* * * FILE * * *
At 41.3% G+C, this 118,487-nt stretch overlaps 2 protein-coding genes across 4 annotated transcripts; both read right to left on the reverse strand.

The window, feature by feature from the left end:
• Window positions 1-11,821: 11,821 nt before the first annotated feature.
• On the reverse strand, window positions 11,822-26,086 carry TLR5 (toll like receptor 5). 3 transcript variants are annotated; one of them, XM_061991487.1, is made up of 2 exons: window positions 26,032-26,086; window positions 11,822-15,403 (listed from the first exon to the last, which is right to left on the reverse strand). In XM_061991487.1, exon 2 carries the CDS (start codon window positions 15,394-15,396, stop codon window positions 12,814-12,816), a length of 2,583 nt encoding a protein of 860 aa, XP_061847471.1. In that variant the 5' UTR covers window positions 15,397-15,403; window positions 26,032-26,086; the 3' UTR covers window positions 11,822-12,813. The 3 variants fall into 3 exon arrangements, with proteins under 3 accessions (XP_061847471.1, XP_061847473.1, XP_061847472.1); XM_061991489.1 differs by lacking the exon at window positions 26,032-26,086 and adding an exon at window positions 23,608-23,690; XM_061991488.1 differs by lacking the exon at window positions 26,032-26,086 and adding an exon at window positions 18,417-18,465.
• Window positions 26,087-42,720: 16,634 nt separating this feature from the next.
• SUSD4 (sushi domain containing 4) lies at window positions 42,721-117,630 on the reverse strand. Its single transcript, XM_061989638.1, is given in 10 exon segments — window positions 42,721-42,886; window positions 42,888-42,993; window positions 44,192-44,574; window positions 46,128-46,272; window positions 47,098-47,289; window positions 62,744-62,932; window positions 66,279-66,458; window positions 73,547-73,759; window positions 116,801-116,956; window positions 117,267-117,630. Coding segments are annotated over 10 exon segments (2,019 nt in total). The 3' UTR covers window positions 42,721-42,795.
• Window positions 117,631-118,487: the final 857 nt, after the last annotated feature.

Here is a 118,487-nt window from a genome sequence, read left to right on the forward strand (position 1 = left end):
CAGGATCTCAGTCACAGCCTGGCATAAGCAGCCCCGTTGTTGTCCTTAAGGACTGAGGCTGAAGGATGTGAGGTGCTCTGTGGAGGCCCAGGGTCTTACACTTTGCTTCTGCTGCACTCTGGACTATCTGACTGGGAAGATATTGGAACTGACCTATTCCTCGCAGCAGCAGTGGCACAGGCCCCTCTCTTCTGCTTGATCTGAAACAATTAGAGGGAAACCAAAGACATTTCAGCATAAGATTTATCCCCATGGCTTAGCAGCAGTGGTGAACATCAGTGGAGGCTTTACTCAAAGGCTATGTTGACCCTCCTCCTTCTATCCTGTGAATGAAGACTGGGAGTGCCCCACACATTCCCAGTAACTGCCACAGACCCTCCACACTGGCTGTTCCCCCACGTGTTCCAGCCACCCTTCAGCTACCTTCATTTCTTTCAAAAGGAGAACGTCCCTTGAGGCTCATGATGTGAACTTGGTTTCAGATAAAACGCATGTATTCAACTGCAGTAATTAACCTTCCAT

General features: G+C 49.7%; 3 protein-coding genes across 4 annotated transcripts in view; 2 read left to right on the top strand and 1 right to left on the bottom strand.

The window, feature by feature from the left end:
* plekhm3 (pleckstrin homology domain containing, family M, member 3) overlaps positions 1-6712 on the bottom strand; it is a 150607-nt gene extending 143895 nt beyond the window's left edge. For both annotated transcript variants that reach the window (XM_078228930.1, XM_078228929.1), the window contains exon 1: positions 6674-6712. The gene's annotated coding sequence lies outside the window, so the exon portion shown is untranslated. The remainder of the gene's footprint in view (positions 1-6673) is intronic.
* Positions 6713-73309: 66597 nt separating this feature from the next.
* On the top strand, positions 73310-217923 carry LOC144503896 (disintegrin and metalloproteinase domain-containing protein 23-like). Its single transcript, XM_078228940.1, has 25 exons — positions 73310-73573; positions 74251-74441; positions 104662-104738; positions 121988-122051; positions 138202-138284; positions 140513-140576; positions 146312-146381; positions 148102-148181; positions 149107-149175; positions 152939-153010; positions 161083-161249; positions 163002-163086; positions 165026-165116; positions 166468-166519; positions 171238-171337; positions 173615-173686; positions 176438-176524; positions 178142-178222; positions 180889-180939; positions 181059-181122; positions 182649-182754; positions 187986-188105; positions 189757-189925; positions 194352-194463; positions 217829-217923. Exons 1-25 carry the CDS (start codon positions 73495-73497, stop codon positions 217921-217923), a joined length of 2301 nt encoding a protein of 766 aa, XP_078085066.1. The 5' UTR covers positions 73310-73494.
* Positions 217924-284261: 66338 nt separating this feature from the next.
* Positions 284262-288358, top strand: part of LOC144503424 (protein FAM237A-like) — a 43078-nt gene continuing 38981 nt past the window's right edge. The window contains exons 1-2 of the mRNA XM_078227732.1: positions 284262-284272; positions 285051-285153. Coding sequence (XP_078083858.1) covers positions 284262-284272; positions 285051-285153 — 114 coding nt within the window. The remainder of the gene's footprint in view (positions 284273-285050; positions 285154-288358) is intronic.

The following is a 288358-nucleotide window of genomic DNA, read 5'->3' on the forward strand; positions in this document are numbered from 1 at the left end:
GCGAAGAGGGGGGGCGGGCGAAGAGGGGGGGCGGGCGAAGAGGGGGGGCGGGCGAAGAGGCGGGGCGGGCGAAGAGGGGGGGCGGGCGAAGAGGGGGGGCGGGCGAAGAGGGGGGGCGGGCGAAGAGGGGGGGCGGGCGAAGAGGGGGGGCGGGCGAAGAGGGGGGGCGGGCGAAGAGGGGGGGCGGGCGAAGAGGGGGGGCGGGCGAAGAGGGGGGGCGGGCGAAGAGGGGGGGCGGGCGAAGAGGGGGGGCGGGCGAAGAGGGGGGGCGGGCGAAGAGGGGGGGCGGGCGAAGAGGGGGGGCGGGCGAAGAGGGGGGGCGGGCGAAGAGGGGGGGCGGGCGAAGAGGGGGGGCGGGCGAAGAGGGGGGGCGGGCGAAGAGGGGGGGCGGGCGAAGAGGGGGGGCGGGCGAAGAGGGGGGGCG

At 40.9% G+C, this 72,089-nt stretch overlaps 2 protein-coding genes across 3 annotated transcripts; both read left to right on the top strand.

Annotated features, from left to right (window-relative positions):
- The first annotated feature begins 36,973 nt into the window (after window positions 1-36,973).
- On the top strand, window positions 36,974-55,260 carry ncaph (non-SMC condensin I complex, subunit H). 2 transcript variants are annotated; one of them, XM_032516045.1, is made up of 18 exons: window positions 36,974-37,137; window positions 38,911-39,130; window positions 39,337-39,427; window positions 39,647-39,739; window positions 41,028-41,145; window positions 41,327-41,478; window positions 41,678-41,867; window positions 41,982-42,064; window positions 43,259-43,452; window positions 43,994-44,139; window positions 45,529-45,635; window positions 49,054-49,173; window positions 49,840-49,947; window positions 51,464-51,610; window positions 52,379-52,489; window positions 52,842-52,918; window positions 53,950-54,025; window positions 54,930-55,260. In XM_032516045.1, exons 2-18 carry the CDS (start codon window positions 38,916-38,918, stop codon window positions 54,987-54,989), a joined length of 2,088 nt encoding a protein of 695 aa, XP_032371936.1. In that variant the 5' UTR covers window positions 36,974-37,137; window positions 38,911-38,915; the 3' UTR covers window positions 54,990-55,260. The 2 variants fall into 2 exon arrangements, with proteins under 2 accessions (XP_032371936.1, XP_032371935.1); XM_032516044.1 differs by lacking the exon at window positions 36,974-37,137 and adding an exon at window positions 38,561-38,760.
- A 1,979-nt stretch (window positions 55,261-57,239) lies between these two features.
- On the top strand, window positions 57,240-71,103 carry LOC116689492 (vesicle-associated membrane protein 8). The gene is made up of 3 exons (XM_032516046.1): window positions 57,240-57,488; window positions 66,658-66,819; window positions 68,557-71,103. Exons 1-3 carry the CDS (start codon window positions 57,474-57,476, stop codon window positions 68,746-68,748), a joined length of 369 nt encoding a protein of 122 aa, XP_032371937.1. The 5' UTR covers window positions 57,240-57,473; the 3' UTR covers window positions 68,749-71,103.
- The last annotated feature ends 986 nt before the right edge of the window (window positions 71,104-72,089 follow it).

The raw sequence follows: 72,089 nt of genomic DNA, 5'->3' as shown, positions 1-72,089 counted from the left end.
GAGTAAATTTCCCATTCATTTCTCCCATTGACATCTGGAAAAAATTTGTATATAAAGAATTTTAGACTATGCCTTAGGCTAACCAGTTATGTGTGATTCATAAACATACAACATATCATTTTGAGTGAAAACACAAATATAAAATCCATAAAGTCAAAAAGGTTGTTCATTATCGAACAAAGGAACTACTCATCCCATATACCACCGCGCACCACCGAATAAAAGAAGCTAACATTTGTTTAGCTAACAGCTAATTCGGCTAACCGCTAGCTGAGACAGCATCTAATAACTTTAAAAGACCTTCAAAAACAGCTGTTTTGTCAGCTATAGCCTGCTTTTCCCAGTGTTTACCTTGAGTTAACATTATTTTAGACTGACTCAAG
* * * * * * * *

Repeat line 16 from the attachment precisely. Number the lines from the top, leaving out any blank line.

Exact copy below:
* Positions 284262-288358, top strand: part of LOC144503424 (protein FAM237A-like) — a 43078-nt gene continuing 38981 nt past the window's right edge. The window contains exons 1-2 of the mRNA XM_078227732.1: positions 284262-284272; positions 285051-285153. Coding sequence (XP_078083858.1) covers positions 284262-284272; positions 285051-285153 — 114 coding nt within the window. The remainder of the gene's footprint in view (positions 284273-285050; positions 285154-288358) is intronic.